The reactions of attendees at the D.C. Bar’s twice-a-year CLE session on lawyers and substance abuse still surprise longtime instructor Daniel Schumack.
“It seems to be a shocker to an audience of lawyers that we have lawyers who use heroin, we have lawyers who are addicted to prescription pain medications,” says Schumack, a Virginia attorney whose practice focuses on representing other attorneys facing disciplinary issues. “But the reality is that lawyers have problems, just like nonlawyers. Lawyers are susceptible to anxiety and depression, which often leads to self-medication.”
Thus, it is no surprise to Schumack and others that many lawyers and judges are confronting the same opioid abuse challenges as others are, and that bar associations are reaching out through CLE, lawyer assistance programs and similar efforts to make sure that lawyers are getting the help they need—while also protecting the public from substance-compromised attorneys.
“For years, it was not fully recognized that there are a lot of attorneys in the same place as the public with addiction issues,” says Martin Healy, chief legal counsel and chief operating officer at the Massachusetts Bar Association. “Anecdotally, we’re hearing more about colleagues who are struggling. There is a fair amount who are struggling with opiates. Our leadership team is highly committed to the issue.”
He says the Massachusetts bar has been working with the state’s Supreme Judicial Court, which has been following the American Bar Association’s lead in helping attorneys and judges with opioid abuse problems. The court is expected to issue recommendations this fall on how to best reach out to help the legal community. Internally, Healy adds, the bar has been working to beef up support and programming through its Wellness Committee.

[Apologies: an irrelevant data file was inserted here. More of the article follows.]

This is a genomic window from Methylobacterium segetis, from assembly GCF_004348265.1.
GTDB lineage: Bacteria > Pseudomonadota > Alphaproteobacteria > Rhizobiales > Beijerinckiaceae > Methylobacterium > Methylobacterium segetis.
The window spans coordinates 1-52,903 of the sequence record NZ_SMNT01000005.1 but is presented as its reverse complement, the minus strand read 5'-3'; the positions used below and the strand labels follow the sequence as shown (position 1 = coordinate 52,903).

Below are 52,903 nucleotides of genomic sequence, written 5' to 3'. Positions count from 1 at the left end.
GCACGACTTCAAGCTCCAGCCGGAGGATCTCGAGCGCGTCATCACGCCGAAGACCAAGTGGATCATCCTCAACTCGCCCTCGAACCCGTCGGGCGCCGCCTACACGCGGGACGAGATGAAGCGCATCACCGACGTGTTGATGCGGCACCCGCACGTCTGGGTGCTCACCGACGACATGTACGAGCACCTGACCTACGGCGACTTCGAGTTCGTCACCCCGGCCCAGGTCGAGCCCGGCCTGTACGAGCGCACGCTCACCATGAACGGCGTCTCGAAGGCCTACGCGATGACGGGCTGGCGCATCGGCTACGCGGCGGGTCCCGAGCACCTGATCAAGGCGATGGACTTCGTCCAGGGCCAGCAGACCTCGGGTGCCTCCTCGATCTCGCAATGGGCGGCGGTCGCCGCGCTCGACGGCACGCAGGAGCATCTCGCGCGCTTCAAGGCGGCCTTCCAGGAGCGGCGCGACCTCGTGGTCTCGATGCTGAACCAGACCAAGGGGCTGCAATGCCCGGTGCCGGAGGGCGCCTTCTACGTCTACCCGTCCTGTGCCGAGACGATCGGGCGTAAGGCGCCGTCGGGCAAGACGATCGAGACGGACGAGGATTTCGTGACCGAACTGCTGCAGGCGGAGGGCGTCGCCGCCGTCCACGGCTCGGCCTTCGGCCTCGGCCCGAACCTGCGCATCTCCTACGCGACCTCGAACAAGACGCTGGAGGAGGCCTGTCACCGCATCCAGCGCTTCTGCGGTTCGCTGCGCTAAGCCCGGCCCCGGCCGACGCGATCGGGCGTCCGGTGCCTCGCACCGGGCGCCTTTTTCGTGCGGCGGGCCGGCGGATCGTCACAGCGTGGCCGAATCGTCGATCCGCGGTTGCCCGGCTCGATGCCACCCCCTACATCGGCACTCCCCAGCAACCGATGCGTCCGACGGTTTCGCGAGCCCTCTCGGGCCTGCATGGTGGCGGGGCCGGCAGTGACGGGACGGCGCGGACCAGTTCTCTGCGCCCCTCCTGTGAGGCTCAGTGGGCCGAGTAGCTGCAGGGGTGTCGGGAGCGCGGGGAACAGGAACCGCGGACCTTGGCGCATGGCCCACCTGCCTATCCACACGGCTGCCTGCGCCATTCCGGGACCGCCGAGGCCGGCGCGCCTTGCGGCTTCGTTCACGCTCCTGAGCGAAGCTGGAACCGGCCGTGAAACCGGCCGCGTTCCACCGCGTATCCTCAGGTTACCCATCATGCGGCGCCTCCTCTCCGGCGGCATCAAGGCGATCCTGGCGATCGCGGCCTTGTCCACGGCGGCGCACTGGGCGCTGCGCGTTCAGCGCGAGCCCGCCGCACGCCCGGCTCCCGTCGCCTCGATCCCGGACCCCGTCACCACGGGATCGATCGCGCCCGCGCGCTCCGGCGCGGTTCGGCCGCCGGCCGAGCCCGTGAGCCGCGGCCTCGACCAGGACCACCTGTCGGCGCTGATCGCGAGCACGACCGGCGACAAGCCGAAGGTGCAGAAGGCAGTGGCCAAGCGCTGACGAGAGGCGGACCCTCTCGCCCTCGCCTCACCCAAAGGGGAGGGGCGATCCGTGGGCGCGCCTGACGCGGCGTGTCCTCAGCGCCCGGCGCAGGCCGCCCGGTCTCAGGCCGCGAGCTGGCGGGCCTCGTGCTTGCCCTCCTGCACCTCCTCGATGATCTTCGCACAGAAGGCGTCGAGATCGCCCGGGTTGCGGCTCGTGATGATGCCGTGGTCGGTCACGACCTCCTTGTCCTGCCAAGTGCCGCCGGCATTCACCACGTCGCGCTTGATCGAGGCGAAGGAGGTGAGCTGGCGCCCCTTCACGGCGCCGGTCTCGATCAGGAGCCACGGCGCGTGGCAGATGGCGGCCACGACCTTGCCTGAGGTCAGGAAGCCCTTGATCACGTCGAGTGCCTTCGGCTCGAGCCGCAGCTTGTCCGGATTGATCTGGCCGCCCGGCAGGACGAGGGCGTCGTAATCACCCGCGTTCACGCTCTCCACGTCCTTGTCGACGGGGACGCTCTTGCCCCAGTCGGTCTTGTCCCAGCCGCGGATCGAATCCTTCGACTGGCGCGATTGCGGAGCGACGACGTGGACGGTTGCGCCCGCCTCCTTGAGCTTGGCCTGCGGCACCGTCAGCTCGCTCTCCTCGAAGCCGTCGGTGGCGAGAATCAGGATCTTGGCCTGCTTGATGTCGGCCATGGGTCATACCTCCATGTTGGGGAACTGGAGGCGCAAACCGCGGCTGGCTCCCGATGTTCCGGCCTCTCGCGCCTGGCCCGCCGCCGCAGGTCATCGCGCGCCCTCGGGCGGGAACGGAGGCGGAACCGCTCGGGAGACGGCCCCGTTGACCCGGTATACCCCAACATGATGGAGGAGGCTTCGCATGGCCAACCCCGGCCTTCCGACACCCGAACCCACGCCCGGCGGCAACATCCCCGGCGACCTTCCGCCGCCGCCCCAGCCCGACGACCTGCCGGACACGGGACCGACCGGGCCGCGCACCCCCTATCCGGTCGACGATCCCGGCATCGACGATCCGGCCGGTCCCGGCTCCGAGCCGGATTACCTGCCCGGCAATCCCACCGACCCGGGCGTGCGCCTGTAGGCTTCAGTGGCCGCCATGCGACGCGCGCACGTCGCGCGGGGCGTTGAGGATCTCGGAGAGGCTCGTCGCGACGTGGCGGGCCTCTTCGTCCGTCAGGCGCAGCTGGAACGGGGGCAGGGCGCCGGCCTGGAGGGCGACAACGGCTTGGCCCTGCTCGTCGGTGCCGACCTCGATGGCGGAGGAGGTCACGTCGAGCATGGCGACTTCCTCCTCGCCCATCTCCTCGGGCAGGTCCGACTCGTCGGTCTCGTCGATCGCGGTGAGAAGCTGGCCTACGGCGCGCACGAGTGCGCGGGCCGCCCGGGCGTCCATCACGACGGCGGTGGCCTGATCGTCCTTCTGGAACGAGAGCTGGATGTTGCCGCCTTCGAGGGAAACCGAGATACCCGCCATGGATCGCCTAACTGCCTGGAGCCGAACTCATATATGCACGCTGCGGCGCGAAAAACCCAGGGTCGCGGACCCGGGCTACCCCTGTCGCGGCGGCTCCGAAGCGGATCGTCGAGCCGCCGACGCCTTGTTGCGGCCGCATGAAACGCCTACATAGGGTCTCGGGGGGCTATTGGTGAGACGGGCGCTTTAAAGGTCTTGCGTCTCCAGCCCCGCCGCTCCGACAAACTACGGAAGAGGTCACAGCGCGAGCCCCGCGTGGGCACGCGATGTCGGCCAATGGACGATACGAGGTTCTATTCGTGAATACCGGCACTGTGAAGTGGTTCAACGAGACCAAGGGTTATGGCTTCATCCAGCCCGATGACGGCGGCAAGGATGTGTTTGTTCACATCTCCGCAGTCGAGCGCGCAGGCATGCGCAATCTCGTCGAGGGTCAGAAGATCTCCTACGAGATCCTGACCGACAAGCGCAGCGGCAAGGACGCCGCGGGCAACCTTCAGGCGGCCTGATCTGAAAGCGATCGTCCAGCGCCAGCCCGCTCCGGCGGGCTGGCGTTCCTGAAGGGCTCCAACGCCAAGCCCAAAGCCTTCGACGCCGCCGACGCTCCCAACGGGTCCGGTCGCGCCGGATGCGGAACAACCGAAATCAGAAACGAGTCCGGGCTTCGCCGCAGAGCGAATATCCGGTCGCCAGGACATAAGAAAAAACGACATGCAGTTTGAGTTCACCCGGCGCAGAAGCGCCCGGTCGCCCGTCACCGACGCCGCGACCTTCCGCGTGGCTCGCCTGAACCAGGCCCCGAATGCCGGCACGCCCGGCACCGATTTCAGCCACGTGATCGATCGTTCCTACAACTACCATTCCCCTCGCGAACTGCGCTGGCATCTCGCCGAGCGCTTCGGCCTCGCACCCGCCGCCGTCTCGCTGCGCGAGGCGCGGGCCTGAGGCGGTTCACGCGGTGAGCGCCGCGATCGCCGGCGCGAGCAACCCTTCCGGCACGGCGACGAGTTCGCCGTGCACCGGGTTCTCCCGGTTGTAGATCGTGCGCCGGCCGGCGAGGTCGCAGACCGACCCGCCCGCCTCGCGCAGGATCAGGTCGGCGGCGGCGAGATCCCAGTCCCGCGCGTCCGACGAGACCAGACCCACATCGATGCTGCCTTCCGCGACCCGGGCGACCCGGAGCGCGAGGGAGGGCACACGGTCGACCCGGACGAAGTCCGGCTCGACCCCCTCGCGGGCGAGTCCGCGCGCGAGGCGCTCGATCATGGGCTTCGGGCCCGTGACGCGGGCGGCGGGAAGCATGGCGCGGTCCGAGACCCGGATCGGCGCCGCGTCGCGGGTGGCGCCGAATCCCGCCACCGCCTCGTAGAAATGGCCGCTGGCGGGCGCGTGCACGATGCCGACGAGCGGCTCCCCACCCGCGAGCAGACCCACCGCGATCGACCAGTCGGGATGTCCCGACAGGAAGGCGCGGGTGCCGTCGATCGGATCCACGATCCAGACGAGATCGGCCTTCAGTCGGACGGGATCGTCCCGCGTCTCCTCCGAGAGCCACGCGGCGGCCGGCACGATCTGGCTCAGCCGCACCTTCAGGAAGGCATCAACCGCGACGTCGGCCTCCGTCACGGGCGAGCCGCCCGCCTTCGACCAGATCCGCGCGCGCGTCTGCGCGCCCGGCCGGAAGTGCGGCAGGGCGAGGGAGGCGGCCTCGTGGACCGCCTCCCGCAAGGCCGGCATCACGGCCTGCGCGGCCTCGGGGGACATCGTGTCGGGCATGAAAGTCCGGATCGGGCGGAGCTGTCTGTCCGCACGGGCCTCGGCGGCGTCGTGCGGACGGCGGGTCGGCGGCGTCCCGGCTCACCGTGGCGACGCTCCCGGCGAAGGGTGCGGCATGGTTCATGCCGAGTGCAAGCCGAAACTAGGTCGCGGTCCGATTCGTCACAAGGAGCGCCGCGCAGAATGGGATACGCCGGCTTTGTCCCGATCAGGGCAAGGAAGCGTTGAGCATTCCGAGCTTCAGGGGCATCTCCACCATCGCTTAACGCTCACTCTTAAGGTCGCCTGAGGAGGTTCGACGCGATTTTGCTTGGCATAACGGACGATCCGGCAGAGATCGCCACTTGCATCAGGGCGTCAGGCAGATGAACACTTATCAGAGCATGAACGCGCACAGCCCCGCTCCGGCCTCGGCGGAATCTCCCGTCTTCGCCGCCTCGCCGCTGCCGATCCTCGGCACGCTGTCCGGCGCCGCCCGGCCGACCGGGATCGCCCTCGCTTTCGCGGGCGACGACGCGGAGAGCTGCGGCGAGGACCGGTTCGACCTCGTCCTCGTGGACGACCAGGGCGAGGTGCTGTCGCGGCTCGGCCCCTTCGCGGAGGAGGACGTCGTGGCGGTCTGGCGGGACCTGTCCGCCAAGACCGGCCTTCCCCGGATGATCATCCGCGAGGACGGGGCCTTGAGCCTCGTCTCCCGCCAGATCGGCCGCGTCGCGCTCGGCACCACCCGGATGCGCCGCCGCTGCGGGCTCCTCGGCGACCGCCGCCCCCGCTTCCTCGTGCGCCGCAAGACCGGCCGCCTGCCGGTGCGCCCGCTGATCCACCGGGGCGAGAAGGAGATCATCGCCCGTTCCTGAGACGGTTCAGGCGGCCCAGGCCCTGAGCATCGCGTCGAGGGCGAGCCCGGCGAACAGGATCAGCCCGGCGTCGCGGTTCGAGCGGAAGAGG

Attorney and judicial wellness is also an increasing focus for the Knoxville (Tenn.) Bar Association, according to President Wynne du Mariau Caffey-Knight. The bar is planning a wellness conference for local attorneys and judges in September, with sessions focusing on fitness, wellness tips and health screenings, as well as two different CLE tracks and a special session called “Joy 101.”
Schumack says he has seen a noticeable “sea change” in how bars are addressing attorneys with addiction issues. In Virginia, where Schumack is also a bar member, the Virginia State Bar just changed the name of its assistance program from Lawyers Helping Lawyers to the Virginia Lawyers and Judges Assistance Program and implemented a $30 fee to help support it.
The change is also noticeable, he adds, at bars that are involved in attorney discipline. Two decades ago, a lawyer with substance abuse issues whom he represented had no chance of avoiding license suspension, despite his successful efforts to seek treatment.
“Now,” he says, “[a] bar would be very accommodating and would want to know he’s in treatment.”